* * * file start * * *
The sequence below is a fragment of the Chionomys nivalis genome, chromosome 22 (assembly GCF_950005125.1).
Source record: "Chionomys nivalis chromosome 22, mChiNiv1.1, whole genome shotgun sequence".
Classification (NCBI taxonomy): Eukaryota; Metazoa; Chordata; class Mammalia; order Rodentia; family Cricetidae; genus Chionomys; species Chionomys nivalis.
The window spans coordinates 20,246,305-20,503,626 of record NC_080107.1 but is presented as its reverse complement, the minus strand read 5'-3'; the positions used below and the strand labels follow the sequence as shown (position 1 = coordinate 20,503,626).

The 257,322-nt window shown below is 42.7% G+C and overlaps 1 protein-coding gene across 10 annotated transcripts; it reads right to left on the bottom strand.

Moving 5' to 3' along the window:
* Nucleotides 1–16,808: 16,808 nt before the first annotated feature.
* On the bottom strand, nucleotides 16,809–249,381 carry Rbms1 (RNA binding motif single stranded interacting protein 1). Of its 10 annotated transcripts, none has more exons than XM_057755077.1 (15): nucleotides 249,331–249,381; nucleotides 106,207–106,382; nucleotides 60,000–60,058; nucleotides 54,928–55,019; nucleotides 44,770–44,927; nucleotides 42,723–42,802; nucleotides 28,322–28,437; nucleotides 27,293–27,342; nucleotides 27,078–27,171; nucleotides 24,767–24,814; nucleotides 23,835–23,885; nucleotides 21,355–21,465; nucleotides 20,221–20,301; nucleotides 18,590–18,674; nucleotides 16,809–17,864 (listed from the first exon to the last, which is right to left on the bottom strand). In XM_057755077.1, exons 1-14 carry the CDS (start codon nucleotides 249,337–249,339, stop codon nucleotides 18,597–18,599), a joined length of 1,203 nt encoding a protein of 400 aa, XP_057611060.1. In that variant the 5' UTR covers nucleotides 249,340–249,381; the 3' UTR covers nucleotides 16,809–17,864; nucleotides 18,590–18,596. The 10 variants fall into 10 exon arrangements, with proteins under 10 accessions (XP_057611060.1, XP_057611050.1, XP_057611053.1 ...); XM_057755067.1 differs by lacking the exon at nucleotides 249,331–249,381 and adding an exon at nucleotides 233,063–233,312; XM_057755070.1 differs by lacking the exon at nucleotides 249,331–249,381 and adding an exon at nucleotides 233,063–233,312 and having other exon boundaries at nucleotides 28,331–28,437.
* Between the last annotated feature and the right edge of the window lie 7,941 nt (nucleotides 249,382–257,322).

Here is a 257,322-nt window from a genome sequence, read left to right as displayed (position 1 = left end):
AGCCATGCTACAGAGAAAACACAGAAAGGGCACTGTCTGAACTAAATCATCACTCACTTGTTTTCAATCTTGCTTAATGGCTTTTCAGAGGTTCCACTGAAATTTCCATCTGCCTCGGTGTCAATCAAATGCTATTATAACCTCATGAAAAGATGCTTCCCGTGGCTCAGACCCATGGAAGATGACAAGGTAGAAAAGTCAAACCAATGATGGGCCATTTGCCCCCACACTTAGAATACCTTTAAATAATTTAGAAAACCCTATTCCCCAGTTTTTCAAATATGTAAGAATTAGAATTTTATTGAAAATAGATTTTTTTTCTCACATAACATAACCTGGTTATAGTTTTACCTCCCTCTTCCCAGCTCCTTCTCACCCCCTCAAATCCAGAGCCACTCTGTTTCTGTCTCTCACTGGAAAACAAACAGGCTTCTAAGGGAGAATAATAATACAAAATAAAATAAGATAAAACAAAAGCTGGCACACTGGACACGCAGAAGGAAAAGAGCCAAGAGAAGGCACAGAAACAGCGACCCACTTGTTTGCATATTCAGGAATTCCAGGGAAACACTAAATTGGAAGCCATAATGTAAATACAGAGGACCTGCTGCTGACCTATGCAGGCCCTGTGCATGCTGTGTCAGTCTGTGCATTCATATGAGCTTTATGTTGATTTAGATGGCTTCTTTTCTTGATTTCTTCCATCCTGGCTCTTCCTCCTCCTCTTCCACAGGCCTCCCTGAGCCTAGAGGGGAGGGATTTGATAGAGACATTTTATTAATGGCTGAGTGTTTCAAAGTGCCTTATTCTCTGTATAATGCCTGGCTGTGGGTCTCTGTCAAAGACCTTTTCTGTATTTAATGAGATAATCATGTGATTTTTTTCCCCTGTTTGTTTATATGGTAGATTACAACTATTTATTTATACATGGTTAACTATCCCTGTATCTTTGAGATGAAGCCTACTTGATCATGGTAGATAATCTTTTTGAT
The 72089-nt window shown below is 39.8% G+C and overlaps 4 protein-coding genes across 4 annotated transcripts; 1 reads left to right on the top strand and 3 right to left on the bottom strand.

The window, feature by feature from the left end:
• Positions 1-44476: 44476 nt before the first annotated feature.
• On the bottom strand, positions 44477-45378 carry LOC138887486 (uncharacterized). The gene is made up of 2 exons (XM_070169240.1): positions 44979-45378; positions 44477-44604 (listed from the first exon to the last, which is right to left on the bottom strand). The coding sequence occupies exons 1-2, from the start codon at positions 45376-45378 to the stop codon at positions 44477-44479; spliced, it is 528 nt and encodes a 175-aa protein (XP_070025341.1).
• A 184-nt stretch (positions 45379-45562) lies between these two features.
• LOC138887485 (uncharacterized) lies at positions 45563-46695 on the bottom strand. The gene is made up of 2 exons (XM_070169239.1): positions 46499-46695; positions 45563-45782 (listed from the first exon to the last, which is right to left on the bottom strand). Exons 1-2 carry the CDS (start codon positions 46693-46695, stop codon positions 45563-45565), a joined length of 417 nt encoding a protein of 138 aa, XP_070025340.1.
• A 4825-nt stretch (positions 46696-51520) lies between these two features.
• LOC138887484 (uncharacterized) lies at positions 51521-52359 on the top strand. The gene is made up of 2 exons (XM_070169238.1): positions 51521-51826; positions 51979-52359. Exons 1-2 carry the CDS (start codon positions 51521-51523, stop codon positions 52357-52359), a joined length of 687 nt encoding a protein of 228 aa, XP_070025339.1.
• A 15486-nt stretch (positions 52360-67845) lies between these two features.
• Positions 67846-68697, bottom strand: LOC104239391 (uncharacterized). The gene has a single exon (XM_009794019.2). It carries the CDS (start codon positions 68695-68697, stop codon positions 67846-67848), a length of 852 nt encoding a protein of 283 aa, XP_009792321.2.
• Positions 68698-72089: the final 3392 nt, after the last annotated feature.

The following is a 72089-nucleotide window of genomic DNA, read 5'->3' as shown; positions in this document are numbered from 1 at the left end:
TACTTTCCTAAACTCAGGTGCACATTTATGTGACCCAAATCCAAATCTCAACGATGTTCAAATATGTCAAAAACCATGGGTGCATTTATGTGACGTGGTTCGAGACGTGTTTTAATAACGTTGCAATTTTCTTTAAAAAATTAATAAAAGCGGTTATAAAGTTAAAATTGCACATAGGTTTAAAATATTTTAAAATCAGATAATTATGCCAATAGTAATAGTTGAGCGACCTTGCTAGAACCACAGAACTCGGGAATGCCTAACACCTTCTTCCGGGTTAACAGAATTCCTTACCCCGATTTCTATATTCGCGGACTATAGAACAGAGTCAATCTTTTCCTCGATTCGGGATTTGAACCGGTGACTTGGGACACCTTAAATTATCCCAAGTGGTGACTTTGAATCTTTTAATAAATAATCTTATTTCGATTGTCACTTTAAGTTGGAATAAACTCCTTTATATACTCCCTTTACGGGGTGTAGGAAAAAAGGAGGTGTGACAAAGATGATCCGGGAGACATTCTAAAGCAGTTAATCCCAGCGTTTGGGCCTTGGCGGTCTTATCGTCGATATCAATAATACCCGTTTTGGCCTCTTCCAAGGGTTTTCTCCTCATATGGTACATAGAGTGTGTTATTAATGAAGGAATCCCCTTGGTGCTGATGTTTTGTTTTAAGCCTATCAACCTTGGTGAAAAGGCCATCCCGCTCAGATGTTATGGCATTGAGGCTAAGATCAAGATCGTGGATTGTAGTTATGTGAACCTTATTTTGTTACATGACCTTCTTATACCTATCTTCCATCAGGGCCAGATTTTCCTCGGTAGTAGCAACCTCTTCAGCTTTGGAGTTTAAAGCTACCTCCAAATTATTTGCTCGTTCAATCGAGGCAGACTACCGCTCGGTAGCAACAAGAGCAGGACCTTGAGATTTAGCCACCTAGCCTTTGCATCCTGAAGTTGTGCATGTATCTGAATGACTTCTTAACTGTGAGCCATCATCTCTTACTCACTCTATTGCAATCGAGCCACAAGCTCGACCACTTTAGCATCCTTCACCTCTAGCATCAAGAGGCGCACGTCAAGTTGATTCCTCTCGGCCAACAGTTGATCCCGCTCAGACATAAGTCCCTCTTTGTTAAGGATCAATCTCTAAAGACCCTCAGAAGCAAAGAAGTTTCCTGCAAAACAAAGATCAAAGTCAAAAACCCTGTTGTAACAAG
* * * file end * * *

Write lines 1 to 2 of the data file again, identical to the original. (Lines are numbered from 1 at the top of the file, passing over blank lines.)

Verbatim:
The sequence below is a fragment of the Chionomys nivalis genome, chromosome 22 (assembly GCF_950005125.1).
Source record: "Chionomys nivalis chromosome 22, mChiNiv1.1, whole genome shotgun sequence".